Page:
The folks over at Arbor Networks were browsing Twitter and discovered something very strange: a Twitter account seemingly posting gibberish. At least, that’s how it appeared at first. Upon closer investigation, they discovered that the profile was posting base64 encoded links to PKZIP archives. When they extracted the contents and unpacked the contained DLL and EXE files, they discovered that the account was posing links to malware that would post user information back to certain URLs. The article was also updated to show that the scheme wasn’t limited to Twitter, but also affected users on Jaiku and Tumblr. It’s a bit scary to see that all malware isn’t as blatantly obvious as we usually would think it to be.
Here’s an interesting project from several years ago. The clock design itself isn’t too noteworthy, but the construction is definitely inspired. You’ll notice that there is no breadboard or PCB, the frame actually is the circuit. The tubes he’s using are Numitron tubes, which aren’t as high voltage as Nixies or even VFDs. This means that there is only 12V maximum going through the exposed rails. He discusses some possible future upgrades such as LED or Nixie or VFD, but since this project is a few years old, who knows if he is still working with it.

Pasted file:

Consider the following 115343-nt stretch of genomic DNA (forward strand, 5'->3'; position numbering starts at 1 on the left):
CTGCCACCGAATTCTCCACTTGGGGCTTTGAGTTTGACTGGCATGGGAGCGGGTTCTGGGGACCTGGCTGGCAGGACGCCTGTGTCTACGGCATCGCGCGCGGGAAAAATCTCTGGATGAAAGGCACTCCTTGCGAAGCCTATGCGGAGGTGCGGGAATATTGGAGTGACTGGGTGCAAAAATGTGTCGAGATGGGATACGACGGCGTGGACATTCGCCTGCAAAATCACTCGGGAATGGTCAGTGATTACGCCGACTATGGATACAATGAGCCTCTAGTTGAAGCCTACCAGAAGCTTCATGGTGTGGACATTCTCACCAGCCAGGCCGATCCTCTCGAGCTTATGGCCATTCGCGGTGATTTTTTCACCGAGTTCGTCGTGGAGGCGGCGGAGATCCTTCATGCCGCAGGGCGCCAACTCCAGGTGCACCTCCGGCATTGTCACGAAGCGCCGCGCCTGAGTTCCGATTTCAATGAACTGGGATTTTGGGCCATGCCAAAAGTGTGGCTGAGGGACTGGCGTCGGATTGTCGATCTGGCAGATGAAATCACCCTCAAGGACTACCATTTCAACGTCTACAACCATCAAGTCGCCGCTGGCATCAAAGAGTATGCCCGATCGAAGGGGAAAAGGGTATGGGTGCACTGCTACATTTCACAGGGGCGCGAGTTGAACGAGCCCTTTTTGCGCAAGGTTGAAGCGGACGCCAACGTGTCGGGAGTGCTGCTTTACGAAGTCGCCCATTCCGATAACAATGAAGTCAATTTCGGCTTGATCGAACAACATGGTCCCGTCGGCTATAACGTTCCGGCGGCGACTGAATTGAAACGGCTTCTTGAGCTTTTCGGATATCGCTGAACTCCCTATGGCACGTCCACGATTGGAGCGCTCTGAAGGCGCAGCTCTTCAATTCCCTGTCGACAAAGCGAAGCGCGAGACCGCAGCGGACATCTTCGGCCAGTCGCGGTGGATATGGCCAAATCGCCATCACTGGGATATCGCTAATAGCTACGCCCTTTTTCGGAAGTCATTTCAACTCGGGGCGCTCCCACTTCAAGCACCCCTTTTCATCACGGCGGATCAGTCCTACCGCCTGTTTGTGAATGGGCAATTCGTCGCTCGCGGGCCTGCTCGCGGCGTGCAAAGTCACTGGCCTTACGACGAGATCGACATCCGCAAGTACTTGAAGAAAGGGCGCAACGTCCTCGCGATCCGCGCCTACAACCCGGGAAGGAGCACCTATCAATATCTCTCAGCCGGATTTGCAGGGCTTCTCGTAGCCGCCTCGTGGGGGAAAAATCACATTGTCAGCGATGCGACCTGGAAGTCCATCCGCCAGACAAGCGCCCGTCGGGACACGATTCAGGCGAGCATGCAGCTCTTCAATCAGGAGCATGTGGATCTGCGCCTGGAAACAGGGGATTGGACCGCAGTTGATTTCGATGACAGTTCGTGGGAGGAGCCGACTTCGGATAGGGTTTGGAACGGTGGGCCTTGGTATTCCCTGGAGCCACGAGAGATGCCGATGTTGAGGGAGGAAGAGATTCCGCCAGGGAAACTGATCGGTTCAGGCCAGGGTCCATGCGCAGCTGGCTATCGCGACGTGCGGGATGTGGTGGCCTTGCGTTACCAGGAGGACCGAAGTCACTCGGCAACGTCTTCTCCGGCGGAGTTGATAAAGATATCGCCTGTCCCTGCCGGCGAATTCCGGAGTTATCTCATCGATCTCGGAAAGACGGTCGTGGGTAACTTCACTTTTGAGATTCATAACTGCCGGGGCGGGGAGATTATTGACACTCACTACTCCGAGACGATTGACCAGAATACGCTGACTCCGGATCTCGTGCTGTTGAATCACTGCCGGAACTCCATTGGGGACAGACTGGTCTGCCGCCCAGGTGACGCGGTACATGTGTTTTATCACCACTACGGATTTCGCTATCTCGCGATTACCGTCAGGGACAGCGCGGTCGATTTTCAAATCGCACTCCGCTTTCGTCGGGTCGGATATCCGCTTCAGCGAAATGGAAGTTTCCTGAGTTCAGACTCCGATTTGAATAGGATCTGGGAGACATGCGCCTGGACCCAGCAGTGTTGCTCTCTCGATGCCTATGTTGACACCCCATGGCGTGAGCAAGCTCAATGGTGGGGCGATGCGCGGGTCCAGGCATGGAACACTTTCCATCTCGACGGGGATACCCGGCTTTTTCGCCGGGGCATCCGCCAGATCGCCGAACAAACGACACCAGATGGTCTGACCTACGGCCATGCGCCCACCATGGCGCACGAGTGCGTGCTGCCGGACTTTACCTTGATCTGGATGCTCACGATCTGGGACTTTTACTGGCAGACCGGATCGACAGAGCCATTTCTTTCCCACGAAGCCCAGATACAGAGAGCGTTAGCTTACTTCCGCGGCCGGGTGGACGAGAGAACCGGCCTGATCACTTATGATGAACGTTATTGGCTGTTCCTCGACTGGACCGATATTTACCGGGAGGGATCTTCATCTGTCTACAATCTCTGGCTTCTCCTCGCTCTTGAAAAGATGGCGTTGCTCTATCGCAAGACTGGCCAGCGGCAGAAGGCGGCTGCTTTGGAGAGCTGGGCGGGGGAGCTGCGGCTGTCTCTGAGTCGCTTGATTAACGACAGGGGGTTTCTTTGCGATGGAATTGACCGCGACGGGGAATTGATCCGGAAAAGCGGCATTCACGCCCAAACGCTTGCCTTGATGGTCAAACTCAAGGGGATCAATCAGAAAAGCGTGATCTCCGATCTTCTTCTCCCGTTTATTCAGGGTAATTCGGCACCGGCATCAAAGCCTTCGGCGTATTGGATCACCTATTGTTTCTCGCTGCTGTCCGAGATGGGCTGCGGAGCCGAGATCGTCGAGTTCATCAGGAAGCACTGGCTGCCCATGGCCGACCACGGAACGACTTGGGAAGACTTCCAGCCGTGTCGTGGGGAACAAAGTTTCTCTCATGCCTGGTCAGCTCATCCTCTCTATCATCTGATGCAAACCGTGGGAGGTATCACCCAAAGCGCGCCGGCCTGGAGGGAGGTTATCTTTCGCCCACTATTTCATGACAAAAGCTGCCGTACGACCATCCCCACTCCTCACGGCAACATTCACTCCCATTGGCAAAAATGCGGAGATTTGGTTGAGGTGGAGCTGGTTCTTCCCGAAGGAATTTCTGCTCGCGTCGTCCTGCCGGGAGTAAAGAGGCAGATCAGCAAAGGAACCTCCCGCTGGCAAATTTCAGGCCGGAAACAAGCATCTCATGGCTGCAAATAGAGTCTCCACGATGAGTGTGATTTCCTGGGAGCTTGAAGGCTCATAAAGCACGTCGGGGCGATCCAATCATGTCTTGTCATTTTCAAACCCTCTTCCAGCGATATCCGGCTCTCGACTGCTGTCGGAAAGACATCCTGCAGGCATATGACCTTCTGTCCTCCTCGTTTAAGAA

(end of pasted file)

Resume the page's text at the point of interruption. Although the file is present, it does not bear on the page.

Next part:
Spiderbot moves with four magnetic grapplers that it can launch, detach, and aim according to it’s path planning algorithm. While the robot is definitely not a final product and is quite a bit away from moving with the same grace and speed as our friendly neighborhood Spider-Man, it is definitely one of the more interesting locomotion experiments out there. The video has some nice slow motion footage of the main mechanisms as well as screen captures of the path planning.